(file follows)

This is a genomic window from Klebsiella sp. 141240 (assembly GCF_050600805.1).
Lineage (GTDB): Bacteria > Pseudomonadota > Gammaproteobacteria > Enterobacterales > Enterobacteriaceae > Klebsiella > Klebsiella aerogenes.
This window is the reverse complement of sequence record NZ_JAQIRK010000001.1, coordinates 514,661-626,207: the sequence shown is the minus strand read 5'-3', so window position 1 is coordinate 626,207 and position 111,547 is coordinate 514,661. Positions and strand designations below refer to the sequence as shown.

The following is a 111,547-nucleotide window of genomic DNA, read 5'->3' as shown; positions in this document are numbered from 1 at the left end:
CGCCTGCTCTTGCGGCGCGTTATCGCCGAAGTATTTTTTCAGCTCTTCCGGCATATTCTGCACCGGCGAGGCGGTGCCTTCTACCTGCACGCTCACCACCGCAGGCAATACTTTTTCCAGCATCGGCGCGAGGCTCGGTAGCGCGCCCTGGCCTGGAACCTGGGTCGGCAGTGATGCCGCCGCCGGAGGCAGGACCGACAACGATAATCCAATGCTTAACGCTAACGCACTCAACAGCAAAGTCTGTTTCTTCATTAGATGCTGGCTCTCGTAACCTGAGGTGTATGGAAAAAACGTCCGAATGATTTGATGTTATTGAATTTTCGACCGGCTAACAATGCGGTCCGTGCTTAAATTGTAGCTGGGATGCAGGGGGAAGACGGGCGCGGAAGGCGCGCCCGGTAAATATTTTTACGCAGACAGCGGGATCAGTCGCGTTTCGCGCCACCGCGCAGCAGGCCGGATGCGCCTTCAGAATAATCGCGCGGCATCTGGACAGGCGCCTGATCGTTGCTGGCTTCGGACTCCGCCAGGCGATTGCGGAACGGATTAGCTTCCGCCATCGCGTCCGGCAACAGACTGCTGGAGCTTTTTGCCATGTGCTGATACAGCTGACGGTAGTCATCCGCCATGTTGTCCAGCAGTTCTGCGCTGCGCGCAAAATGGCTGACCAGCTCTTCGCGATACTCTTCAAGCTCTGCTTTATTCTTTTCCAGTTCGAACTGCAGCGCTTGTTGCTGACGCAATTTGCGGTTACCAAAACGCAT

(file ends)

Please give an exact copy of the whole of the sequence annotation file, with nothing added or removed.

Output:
This is a genomic window from Klebsiella sp. 141240 (assembly GCF_050600805.1).
Lineage (GTDB): Bacteria > Pseudomonadota > Gammaproteobacteria > Enterobacterales > Enterobacteriaceae > Klebsiella > Klebsiella aerogenes.
This window is the reverse complement of sequence record NZ_JAQIRK010000001.1, coordinates 514,661-626,207: the sequence shown is the minus strand read 5'-3', so window position 1 is coordinate 626,207 and position 111,547 is coordinate 514,661. Positions and strand designations below refer to the sequence as shown.

The following is a 111,547-nucleotide window of genomic DNA, read 5'->3' as shown; positions in this document are numbered from 1 at the left end:
CGCCTGCTCTTGCGGCGCGTTATCGCCGAAGTATTTTTTCAGCTCTTCCGGCATATTCTGCACCGGCGAGGCGGTGCCTTCTACCTGCACGCTCACCACCGCAGGCAATACTTTTTCCAGCATCGGCGCGAGGCTCGGTAGCGCGCCCTGGCCTGGAACCTGGGTCGGCAGTGATGCCGCCGCCGGAGGCAGGACCGACAACGATAATCCAATGCTTAACGCTAACGCACTCAACAGCAAAGTCTGTTTCTTCATTAGATGCTGGCTCTCGTAACCTGAGGTGTATGGAAAAAACGTCCGAATGATTTGATGTTATTGAATTTTCGACCGGCTAACAATGCGGTCCGTGCTTAAATTGTAGCTGGGATGCAGGGGGAAGACGGGCGCGGAAGGCGCGCCCGGTAAATATTTTTACGCAGACAGCGGGATCAGTCGCGTTTCGCGCCACCGCGCAGCAGGCCGGATGCGCCTTCAGAATAATCGCGCGGCATCTGGACAGGCGCCTGATCGTTGCTGGCTTCGGACTCCGCCAGGCGATTGCGGAACGGATTAGCTTCCGCCATCGCGTCCGGCAACAGACTGCTGGAGCTTTTTGCCATGTGCTGATACAGCTGACGGTAGTCATCCGCCATGTTGTCCAGCAGTTCTGCGCTGCGCGCAAAATGGCTGACCAGCTCTTCGCGATACTCTTCAAGCTCTGCTTTATTCTTTTCCAGTTCGAACTGCAGCGCTTGTTGCTGACGCAATTTGCGGTTACCAAAACGCAT